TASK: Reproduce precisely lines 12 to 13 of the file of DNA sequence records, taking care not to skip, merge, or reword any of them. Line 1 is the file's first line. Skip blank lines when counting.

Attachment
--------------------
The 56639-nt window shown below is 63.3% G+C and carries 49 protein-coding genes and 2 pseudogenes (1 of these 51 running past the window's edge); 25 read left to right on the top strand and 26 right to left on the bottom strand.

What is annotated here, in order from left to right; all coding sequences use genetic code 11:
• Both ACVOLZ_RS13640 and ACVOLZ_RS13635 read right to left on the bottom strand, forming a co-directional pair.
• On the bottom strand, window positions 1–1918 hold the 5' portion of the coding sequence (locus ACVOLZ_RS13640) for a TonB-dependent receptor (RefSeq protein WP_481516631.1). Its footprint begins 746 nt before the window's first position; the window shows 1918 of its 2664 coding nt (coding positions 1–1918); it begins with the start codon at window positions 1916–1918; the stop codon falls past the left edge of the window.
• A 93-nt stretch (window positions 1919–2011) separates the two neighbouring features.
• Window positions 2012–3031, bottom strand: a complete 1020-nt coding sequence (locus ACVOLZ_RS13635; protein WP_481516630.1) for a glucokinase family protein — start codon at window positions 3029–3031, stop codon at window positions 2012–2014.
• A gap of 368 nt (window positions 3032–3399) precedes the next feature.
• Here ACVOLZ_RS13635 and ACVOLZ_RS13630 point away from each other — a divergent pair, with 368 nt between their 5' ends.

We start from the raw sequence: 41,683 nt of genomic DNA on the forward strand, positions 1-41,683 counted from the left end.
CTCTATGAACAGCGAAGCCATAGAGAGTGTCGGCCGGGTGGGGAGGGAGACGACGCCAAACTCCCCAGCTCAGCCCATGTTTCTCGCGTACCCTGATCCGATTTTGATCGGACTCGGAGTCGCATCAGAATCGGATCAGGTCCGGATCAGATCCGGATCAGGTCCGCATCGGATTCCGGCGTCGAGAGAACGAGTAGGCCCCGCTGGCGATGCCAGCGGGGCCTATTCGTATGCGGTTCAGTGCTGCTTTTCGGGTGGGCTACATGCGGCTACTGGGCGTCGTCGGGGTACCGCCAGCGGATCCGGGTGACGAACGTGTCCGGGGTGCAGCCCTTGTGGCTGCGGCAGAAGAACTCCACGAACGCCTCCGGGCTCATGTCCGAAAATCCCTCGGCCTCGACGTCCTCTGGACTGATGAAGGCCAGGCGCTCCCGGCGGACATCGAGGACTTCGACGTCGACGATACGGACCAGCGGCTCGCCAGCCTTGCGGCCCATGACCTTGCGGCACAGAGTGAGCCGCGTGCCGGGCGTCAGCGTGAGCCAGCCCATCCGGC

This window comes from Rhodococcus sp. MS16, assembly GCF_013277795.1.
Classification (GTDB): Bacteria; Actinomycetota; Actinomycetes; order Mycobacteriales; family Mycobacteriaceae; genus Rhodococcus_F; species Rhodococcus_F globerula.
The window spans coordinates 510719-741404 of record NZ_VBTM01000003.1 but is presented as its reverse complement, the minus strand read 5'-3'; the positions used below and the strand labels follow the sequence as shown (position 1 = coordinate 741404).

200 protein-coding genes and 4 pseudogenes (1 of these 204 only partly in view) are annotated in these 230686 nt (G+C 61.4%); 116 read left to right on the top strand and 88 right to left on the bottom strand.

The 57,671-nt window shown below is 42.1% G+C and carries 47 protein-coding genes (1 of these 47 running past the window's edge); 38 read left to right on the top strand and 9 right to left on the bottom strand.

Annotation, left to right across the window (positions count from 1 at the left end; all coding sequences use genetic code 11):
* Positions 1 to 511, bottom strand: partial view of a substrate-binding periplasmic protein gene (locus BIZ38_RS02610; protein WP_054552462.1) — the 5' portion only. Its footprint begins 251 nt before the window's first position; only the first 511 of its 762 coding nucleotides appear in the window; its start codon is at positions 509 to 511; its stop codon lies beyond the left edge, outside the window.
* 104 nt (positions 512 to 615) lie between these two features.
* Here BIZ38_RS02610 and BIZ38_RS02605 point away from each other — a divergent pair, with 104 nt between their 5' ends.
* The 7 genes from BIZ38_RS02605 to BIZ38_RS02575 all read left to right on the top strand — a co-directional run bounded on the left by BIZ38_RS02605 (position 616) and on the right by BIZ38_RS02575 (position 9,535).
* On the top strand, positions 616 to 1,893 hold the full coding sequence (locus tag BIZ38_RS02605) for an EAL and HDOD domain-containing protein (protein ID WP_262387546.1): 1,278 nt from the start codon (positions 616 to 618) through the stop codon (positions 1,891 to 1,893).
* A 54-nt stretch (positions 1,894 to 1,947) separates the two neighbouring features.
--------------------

Classification (GTDB): Bacteria; Actinomycetota; Actinomycetes; order Mycobacteriales; family Mycobacteriaceae; genus Rhodococcus_F; species Rhodococcus_F globerula.
The window spans coordinates 510719-741404 of record NZ_VBTM01000003.1 but is presented as its reverse complement, the minus strand read 5'-3'; the positions used below and the strand labels follow the sequence as shown (position 1 = coordinate 741404).